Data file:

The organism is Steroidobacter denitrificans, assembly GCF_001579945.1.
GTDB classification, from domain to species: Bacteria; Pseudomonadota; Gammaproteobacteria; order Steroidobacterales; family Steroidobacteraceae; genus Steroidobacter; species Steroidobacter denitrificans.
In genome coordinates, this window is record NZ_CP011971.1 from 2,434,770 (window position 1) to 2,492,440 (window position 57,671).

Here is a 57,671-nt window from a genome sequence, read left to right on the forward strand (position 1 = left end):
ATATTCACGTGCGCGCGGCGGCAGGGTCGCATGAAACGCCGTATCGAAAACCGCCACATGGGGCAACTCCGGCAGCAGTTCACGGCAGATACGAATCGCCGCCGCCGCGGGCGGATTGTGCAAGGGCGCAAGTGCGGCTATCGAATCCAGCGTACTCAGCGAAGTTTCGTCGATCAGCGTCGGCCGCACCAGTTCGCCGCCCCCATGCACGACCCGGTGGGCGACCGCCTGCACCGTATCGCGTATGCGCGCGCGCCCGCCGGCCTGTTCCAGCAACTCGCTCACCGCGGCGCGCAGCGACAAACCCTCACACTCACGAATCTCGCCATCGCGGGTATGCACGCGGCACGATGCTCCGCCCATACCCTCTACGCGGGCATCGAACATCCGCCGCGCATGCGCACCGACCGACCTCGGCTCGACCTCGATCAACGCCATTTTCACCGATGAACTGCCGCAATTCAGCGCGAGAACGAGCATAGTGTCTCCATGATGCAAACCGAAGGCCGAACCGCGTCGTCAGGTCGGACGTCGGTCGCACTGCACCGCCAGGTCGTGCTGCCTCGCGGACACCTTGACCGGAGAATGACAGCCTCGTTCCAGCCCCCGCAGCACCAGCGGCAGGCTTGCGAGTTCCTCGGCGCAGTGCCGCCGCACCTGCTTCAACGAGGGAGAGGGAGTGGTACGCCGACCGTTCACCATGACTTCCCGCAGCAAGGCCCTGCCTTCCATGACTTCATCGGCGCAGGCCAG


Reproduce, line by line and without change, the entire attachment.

The organism is Steroidobacter denitrificans, assembly GCF_001579945.1.
GTDB classification, from domain to species: Bacteria; Pseudomonadota; Gammaproteobacteria; order Steroidobacterales; family Steroidobacteraceae; genus Steroidobacter; species Steroidobacter denitrificans.
In genome coordinates, this window is record NZ_CP011971.1 from 2,434,770 (window position 1) to 2,492,440 (window position 57,671).

Here is a 57,671-nt window from a genome sequence, read left to right on the forward strand (position 1 = left end):
ATATTCACGTGCGCGCGGCGGCAGGGTCGCATGAAACGCCGTATCGAAAACCGCCACATGGGGCAACTCCGGCAGCAGTTCACGGCAGATACGAATCGCCGCCGCCGCGGGCGGATTGTGCAAGGGCGCAAGTGCGGCTATCGAATCCAGCGTACTCAGCGAAGTTTCGTCGATCAGCGTCGGCCGCACCAGTTCGCCGCCCCCATGCACGACCCGGTGGGCGACCGCCTGCACCGTATCGCGTATGCGCGCGCGCCCGCCGGCCTGTTCCAGCAACTCGCTCACCGCGGCGCGCAGCGACAAACCCTCACACTCACGAATCTCGCCATCGCGGGTATGCACGCGGCACGATGCTCCGCCCATACCCTCTACGCGGGCATCGAACATCCGCCGCGCATGCGCACCGACCGACCTCGGCTCGACCTCGATCAACGCCATTTTCACCGATGAACTGCCGCAATTCAGCGCGAGAACGAGCATAGTGTCTCCATGATGCAAACCGAAGGCCGAACCGCGTCGTCAGGTCGGACGTCGGTCGCACTGCACCGCCAGGTCGTGCTGCCTCGCGGACACCTTGACCGGAGAATGACAGCCTCGTTCCAGCCCCCGCAGCACCAGCGGCAGGCTTGCGAGTTCCTCGGCGCAGTGCCGCCGCACCTGCTTCAACGAGGGAGAGGGAGTGGTACGCCGACCGTTCACCATGACTTCCCGCAGCAAGGCCCTGCCTTCCATGACTTCATCGGCGCAGGCCAG